Background Adolescents with chronic illness in the general population are at increased risk of mental health and behaviour problems. Depression is also associated with delinquency. Adolescents in foster care are more at risk for chronic illness and mental health issues. We investigated whether adolescents in long-term foster care with chronic illness have associated higher rates of internalizing and externalizing problems and delinquency. We also investigated if depression mediates the relationship between physical health and externalizing behaviours.
Methods Data are from the National Survey of Child and Adolescent Well-Being; adolescents age 11 and older residing in long-term foster care (n= 188). Children whose caregivers reported on the occurrence of a chronic illness were compared using anova on internalizing and externalizing subscale scores and total scores of the Youth Self Report (YSR) and Child Behavior Checklist (CBCL), and modified Self-Report of Delinquency (MSRD) scores of delinquency and total number of delinquent acts. Bootstrapping analyses were used to test our hypothesis that depressive symptoms (Children's Depression Inventory) function as a mediator.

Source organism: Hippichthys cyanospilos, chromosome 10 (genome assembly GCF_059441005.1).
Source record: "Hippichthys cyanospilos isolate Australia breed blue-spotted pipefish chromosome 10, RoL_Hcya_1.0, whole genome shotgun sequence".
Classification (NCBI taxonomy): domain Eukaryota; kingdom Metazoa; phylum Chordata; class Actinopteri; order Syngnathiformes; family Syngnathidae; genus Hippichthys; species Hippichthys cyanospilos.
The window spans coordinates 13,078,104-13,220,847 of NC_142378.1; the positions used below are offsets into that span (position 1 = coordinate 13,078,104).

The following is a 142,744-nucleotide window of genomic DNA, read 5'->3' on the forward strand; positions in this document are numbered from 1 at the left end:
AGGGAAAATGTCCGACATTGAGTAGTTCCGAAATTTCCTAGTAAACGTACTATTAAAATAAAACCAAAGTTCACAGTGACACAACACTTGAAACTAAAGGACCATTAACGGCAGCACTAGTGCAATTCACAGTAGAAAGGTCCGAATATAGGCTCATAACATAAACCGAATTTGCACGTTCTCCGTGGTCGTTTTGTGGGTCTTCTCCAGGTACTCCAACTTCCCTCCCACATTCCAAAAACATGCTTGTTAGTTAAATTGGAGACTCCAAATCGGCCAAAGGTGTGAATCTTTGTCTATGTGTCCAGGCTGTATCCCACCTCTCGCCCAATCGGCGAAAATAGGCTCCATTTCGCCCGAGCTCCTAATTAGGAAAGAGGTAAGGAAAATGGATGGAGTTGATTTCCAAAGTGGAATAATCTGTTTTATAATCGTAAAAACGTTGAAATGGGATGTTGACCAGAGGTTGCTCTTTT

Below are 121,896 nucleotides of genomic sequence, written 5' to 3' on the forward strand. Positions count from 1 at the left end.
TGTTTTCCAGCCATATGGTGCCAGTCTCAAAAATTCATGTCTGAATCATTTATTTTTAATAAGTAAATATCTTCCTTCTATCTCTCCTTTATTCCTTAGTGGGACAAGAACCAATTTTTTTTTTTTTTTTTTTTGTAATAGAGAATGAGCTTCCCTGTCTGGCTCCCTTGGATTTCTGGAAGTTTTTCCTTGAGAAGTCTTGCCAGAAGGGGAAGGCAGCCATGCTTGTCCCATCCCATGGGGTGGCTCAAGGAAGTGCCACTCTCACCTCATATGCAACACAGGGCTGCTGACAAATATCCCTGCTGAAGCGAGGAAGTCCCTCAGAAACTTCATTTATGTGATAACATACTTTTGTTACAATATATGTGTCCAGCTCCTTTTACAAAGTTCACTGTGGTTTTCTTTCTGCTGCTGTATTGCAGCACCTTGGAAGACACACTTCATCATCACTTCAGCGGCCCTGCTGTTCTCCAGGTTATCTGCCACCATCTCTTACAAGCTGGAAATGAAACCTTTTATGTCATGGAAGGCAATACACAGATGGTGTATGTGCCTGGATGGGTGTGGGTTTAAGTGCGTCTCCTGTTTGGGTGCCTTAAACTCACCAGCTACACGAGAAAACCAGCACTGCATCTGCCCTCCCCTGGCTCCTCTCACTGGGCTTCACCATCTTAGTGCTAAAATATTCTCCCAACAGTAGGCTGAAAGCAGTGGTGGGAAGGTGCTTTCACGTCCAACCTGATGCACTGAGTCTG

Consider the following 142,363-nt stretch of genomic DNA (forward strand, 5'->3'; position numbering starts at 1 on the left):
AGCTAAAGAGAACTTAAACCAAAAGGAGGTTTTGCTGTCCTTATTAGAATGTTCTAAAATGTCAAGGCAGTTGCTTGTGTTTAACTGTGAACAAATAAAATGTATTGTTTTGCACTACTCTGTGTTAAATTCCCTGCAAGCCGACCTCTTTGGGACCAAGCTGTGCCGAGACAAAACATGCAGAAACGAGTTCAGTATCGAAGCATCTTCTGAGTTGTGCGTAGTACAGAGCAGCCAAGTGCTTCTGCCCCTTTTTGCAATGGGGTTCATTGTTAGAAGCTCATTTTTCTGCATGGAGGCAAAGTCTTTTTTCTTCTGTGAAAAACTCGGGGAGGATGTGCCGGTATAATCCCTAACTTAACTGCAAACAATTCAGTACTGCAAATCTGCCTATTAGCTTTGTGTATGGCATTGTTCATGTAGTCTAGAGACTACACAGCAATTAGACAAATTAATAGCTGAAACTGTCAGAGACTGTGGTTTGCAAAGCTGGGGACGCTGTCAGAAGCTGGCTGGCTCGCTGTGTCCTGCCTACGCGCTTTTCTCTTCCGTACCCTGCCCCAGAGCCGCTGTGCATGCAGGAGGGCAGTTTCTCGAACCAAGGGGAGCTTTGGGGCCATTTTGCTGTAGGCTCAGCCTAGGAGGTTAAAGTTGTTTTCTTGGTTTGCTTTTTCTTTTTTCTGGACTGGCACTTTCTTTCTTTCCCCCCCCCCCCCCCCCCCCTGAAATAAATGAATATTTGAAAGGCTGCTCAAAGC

Results Adolescents with a chronic illness reported greater internalizing (YSR: F= 7.069, P= 0.009; CBCL: F= 4.660, P= 0.032) and externalizing (YSR: F= 5.878, P= 0.016; CBCL: F= 3.546, P= 0.061) problems, a greater number of delinquent acts (6.66, F= 5.049, P= 0.026) and heightened overall delinquency (F= 5.049, P= 0.026). Depression significantly mediated the effects of overall health on delinquency (95% CI, 0.03–1.76).
Conclusions It is important to consider the complex interrelationships between physical health, mental health, and behaviour for adolescents in foster care. These findings support the need for comprehensive services for these youths, including specialized assessments and collaboration between protective services and healthcare systems.